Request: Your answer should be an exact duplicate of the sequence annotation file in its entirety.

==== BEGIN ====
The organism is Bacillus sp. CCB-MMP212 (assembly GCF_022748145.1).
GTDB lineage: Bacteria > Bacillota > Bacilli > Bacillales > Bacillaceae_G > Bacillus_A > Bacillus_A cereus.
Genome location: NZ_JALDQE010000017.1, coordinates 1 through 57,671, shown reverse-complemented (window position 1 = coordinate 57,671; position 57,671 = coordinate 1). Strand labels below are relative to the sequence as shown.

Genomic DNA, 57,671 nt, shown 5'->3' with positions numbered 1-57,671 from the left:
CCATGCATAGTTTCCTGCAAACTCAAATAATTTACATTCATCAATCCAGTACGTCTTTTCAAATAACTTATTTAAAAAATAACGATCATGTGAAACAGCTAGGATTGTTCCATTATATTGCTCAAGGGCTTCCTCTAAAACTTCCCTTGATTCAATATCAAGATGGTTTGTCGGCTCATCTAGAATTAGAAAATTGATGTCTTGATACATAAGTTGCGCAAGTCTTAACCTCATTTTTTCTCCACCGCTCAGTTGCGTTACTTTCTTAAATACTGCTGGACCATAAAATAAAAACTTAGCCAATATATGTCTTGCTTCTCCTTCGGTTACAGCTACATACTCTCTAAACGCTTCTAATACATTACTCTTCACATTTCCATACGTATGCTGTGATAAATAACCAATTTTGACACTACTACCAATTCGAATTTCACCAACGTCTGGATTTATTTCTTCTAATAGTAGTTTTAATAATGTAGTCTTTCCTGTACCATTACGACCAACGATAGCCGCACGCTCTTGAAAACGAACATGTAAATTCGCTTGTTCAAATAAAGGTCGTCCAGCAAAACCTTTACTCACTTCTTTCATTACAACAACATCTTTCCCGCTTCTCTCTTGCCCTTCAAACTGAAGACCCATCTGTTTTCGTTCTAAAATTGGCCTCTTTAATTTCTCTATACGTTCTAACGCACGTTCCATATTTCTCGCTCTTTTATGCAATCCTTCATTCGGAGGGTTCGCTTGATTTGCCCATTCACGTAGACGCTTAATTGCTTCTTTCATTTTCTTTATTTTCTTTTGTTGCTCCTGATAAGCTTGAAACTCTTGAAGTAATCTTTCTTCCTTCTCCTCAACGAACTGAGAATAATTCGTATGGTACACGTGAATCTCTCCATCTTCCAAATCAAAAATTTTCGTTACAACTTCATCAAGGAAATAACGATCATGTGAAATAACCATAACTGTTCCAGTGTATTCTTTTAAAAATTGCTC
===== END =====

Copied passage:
The organism is Bacillus sp. CCB-MMP212 (assembly GCF_022748145.1).
GTDB lineage: Bacteria > Bacillota > Bacilli > Bacillales > Bacillaceae_G > Bacillus_A > Bacillus_A cereus.
Genome location: NZ_JALDQE010000017.1, coordinates 1 through 57,671, shown reverse-complemented (window position 1 = coordinate 57,671; position 57,671 = coordinate 1). Strand labels below are relative to the sequence as shown.

Genomic DNA, 57,671 nt, shown 5'->3' with positions numbered 1-57,671 from the left:
CCATGCATAGTTTCCTGCAAACTCAAATAATTTACATTCATCAATCCAGTACGTCTTTTCAAATAACTTATTTAAAAAATAACGATCATGTGAAACAGCTAGGATTGTTCCATTATATTGCTCAAGGGCTTCCTCTAAAACTTCCCTTGATTCAATATCAAGATGGTTTGTCGGCTCATCTAGAATTAGAAAATTGATGTCTTGATACATAAGTTGCGCAAGTCTTAACCTCATTTTTTCTCCACCGCTCAGTTGCGTTACTTTCTTAAATACTGCTGGACCATAAAATAAAAACTTAGCCAATATATGTCTTGCTTCTCCTTCGGTTACAGCTACATACTCTCTAAACGCTTCTAATACATTACTCTTCACATTTCCATACGTATGCTGTGATAAATAACCAATTTTGACACTACTACCAATTCGAATTTCACCAACGTCTGGATTTATTTCTTCTAATAGTAGTTTTAATAATGTAGTCTTTCCTGTACCATTACGACCAACGATAGCCGCACGCTCTTGAAAACGAACATGTAAATTCGCTTGTTCAAATAAAGGTCGTCCAGCAAAACCTTTACTCACTTCTTTCATTACAACAACATCTTTCCCGCTTCTCTCTTGCCCTTCAAACTGAAGACCCATCTGTTTTCGTTCTAAAATTGGCCTCTTTAATTTCTCTATACGTTCTAACGCACGTTCCATATTTCTCGCTCTTTTATGCAATCCTTCATTCGGAGGGTTCGCTTGATTTGCCCATTCACGTAGACGCTTAATTGCTTCTTTCATTTTCTTTATTTTCTTTTGTTGCTCCTGATAAGCTTGAAACTCTTGAAGTAATCTTTCTTCCTTCTCCTCAACGAACTGAGAATAATTCGTATGGTACACGTGAATCTCTCCATCTTCCAAATCAAAAATTTTCGTTACAACTTCATCAAGGAAATAACGATCATGTGAAATAACCATAACTGTTCCAGTGTATTCTTTTAAAAATTGCTC